Despite the development of cutting-edge technologies in the field of prosthetics, artificial limbs don’t yet offer the full functionality of biological ones. To address this challenge, scientists and engineers have been focusing on improving wearable technology with the help of robotics and artificial intelligence. Enter the notion of embodiment, where an external object is controlled by the brain as one’s real body part. This is crucial for better integrating artificial parts into the human body.
Researchers partially supported by the EU-funded EmbodiedTech project have revealed how prosthetic limbs are represented like real hands in the brain. Their study could guide rehabilitation strategies for amputees and help the implementation of future augmentation technologies.
The findings were recently published in the journal ‘Brain’
. The study included 32 people with a missing hand – half of whom were born with one hand and half who had lost a hand due to amputation – alongside 24 people with two hands used as a control group. The participants were shown images of prosthetic hands, including photos of their own prostheses, as well as real limbs. Their neural responses were assessed by functional magnetic resonance imaging which involves the measurement of brain activity by detecting changes associated with blood flow.
Explaining the study in a news release
by University College London (UCL), Dr Tamar Makin said: “While the use of a prosthesis can be very beneficial to people with one hand, most people with one hand prefer not to use one regularly, so understanding how they can be more user-friendly could be very valuable.” Dr Makin, who is an associate professor at the UCL Institute of Cognitive Neuroscience, added: “If we can convince a person’s brain that the artificial limb is the person’s real limb, we could make prostheses more comfortable and easier to use.”
The researchers observed that among participants with prostheses, the neural responses in the brain’s visual cortex area that enables people to recognise hands were stronger than those of the control group. This was particularly the case for one-handed participants who used their prostheses frequently in their daily lives. As the researchers explained in the journal article: “We show that the more one-handers use an artificial limb (prosthesis) in their everyday life, the stronger visual hand-selective areas in the lateral occipitotemporal cortex respond to prosthesis images.” This part of the brain also responded to images of prostheses that are functional but do not look like a hand, such as a hook prosthesis.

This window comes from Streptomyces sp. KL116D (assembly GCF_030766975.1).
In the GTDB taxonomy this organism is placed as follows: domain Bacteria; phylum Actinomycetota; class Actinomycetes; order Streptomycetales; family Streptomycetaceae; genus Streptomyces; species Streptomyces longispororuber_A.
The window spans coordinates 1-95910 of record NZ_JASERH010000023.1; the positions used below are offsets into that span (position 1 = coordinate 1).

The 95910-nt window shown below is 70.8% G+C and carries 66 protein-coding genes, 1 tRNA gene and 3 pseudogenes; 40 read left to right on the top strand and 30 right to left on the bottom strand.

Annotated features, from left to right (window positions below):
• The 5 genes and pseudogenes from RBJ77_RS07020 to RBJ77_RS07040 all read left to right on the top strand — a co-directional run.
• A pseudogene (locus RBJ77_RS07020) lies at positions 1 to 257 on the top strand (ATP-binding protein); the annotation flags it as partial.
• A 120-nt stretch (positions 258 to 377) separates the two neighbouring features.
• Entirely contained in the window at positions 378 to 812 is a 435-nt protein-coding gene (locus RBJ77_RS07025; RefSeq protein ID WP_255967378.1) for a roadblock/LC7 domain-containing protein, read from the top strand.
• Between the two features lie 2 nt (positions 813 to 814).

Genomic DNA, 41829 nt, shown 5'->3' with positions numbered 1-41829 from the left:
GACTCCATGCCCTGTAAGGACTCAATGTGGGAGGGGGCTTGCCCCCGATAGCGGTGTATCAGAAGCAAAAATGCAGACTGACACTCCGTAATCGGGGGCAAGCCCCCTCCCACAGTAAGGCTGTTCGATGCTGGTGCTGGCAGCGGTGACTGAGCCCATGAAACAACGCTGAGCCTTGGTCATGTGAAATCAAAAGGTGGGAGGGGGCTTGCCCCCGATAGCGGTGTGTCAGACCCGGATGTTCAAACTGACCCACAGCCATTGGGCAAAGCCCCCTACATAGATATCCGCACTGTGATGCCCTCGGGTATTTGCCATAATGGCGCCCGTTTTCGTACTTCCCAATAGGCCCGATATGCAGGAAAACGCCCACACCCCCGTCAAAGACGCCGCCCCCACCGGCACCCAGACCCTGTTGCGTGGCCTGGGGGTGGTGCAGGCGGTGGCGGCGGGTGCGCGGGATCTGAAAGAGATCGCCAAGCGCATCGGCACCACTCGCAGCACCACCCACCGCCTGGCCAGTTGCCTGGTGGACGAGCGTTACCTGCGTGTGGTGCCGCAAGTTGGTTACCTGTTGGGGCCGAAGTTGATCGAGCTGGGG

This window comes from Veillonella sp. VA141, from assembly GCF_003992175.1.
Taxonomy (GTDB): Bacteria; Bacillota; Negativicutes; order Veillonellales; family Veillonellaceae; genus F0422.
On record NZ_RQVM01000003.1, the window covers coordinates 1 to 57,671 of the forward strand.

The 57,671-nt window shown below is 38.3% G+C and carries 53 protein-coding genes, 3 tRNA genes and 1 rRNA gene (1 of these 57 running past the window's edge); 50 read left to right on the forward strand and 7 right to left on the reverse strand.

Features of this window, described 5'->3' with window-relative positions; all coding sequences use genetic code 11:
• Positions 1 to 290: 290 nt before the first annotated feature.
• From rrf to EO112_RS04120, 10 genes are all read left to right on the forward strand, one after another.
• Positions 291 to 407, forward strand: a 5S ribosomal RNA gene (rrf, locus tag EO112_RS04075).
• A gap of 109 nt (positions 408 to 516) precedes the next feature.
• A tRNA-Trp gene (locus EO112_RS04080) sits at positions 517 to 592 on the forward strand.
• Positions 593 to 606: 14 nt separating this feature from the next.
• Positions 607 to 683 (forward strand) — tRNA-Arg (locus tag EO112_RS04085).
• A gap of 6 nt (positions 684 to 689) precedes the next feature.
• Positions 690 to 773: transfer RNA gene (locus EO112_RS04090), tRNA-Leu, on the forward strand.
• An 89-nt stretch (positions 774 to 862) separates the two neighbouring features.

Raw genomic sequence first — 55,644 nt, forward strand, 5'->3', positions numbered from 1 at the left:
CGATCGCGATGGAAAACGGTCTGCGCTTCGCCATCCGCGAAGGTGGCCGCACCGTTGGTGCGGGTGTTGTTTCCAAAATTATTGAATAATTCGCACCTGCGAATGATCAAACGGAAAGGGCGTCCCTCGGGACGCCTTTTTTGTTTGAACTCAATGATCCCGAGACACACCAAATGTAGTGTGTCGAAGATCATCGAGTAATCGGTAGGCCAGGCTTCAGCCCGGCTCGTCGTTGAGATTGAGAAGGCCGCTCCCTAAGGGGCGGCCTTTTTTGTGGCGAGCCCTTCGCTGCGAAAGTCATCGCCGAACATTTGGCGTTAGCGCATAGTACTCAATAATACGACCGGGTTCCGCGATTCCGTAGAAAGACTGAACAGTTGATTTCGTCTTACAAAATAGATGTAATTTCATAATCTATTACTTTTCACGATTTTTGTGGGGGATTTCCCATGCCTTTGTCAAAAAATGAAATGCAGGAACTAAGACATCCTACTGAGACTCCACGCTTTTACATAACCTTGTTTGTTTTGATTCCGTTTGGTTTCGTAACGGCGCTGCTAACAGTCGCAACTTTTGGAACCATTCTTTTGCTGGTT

The researchers also analysed the neural connections between the separate brain areas that enable people to recognise hands and control them. They found that there was better connectivity between these two brain areas in people who used their prostheses regularly. This indicates that the brain had reprogrammed itself.
Quoted in the UCL news release, journal article co-author Fiona M.Z. van den Heiligenberg, said: “Our findings suggest that the key determinant of whether the brain responds similarly to a prosthetic hand as it does to a real hand is prosthetic use. As many of our study participants lost their hand in adulthood, we find that our brains can adapt at any age, which goes against common theories that brain plasticity depends on development early in life.”
The ongoing EmbodiedTech (Can humans embody augmentative robotics technology?) project examines the conditions necessary for technological embodiment using prosthetic limbs as a model.
For more information, please see:EmbodiedTech project